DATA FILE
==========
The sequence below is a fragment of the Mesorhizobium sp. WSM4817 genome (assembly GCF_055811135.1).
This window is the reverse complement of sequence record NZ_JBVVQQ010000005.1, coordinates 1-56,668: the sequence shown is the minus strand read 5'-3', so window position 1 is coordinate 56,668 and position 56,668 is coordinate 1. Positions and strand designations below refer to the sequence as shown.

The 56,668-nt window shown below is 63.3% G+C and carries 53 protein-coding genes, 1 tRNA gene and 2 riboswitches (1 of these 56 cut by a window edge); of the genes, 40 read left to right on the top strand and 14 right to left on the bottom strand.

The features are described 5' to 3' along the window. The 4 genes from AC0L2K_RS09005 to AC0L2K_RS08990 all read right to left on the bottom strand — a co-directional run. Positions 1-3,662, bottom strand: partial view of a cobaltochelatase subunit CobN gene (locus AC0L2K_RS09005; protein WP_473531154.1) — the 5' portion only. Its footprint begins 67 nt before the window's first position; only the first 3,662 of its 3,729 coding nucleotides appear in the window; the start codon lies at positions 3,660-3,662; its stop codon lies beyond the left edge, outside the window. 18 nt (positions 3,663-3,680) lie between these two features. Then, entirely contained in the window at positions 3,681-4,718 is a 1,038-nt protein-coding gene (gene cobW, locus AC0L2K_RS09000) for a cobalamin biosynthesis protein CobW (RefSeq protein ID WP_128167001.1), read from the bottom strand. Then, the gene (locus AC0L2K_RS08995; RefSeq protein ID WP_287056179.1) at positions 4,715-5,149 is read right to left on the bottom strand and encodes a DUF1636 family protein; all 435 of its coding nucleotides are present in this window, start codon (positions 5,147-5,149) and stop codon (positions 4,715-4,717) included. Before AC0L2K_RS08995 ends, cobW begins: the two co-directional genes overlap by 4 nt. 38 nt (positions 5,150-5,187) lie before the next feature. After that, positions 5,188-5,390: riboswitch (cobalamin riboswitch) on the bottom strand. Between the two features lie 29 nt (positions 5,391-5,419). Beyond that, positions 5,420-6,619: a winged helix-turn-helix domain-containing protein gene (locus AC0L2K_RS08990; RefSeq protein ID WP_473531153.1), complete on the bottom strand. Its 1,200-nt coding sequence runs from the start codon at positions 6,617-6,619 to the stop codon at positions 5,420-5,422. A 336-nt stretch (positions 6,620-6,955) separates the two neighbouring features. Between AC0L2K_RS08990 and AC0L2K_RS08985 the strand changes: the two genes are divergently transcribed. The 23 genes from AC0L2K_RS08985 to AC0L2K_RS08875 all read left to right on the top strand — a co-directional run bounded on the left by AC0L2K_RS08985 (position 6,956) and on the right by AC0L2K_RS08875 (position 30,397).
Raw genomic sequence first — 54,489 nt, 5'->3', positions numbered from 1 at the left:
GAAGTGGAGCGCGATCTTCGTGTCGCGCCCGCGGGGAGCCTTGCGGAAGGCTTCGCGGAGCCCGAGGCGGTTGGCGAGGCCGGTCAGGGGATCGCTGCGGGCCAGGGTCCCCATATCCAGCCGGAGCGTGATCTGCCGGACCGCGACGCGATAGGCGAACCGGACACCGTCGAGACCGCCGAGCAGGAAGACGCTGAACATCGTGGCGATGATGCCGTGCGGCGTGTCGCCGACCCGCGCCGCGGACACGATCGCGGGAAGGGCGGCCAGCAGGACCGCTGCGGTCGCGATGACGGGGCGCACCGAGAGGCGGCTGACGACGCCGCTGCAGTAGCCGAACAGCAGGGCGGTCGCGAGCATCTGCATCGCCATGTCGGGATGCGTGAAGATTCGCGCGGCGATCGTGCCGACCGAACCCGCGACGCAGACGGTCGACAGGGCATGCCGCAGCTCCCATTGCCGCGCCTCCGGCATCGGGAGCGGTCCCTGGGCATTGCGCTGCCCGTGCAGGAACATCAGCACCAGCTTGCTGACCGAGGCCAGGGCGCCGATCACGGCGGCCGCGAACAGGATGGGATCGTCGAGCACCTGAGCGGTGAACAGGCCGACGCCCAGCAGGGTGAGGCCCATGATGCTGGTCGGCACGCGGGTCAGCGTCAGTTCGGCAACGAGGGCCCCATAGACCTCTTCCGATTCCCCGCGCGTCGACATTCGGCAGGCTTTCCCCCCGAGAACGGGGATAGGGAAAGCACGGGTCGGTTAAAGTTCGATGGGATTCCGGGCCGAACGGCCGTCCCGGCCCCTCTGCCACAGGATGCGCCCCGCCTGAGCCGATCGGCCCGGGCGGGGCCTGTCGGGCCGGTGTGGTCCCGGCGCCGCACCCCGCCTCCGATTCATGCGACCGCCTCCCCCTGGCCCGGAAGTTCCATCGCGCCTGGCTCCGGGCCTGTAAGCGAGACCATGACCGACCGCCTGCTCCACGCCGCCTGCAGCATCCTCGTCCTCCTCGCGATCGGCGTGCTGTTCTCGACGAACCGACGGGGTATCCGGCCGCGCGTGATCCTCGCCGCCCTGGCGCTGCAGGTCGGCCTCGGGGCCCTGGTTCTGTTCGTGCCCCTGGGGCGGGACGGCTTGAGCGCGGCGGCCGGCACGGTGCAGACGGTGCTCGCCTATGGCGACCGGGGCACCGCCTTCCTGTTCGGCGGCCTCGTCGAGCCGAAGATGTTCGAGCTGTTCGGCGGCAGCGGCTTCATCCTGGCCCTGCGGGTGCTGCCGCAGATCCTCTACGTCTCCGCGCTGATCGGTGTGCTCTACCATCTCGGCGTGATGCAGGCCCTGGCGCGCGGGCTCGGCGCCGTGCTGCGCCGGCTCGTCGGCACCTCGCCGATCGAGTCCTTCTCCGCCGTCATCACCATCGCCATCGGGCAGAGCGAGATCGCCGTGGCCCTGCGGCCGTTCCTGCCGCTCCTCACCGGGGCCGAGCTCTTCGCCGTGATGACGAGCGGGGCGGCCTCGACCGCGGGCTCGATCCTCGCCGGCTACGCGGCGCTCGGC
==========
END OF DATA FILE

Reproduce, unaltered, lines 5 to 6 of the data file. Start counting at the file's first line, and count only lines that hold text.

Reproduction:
Raw genomic sequence first — 54,489 nt, 5'->3', positions numbered from 1 at the left:
GAAGTGGAGCGCGATCTTCGTGTCGCGCCCGCGGGGAGCCTTGCGGAAGGCTTCGCGGAGCCCGAGGCGGTTGGCGAGGCCGGTCAGGGGATCGCTGCGGGCCAGGGTCCCCATATCCAGCCGGAGCGTGATCTGCCGGACCGCGACGCGATAGGCGAACCGGACACCGTCGAGACCGCCGAGCAGGAAGACGCTGAACATCGTGGCGATGATGCCGTGCGGCGTGTCGCCGACCCGCGCCGCGGACACGATCGCGGGAAGGGCGGCCAGCAGGACCGCTGCGGTCGCGATGACGGGGCGCACCGAGAGGCGGCTGACGACGCCGCTGCAGTAGCCGAACAGCAGGGCGGTCGCGAGCATCTGCATCGCCATGTCGGGATGCGTGAAGATTCGCGCGGCGATCGTGCCGACCGAACCCGCGACGCAGACGGTCGACAGGGCATGCCGCAGCTCCCATTGCCGCGCCTCCGGCATCGGGAGCGGTCCCTGGGCATTGCGCTGCCCGTGCAGGAACATCAGCACCAGCTTGCTGACCGAGGCCAGGGCGCCGATCACGGCGGCCGCGAACAGGATGGGATCGTCGAGCACCTGAGCGGTGAACAGGCCGACGCCCAGCAGGGTGAGGCCCATGATGCTGGTCGGCACGCGGGTCAGCGTCAGTTCGGCAACGAGGGCCCCATAGACCTCTTCCGATTCCCCGCGCGTCGACATTCGGCAGGCTTTCCCCCCGAGAACGGGGATAGGGAAAGCACGGGTCGGTTAAAGTTCGATGGGATTCCGGGCCGAACGGCCGTCCCGGCCCCTCTGCCACAGGATGCGCCCCGCCTGAGCCGATCGGCCCGGGCGGGGCCTGTCGGGCCGGTGTGGTCCCGGCGCCGCACCCCGCCTCCGATTCATGCGACCGCCTCCCCCTGGCCCGGAAGTTCCATCGCGCCTGGCTCCGGGCCTGTAAGCGAGACCATGACCGACCGCCTGCTCCACGCCGCCTGCAGCATCCTCGTCCTCCTCGCGATCGGCGTGCTGTTCTCGACGAACCGACGGGGTATCCGGCCGCGCGTGATCCTCGCCGCCCTGGCGCTGCAGGTCGGCCTCGGGGCCCTGGTTCTGTTCGTGCCCCTGGGGCGGGACGGCTTGAGCGCGGCGGCCGGCACGGTGCAGACGGTGCTCGCCTATGGCGACCGGGGCACCGCCTTCCTGTTCGGCGGCCTCGTCGAGCCGAAGATGTTCGAGCTGTTCGGCGGCAGCGGCTTCATCCTGGCCCTGCGGGTGCTGCCGCAGATCCTCTACGTCTCCGCGCTGATCGGTGTGCTCTACCATCTCGGCGTGATGCAGGCCCTGGCGCGCGGGCTCGGCGCCGTGCTGCGCCGGCTCGTCGGCACCTCGCCGATCGAGTCCTTCTCCGCCGTCATCACCATCGCCATCGGGCAGAGCGAGATCGCCGTGGCCCTGCGGCCGTTCCTGCCGCTCCTCACCGGGGCCGAGCTCTTCGCCGTGATGACGAGCGGGGCGGCCTCGACCGCGGGCTCGATCCTCGCCGGCTACGCGGCGCTCGGC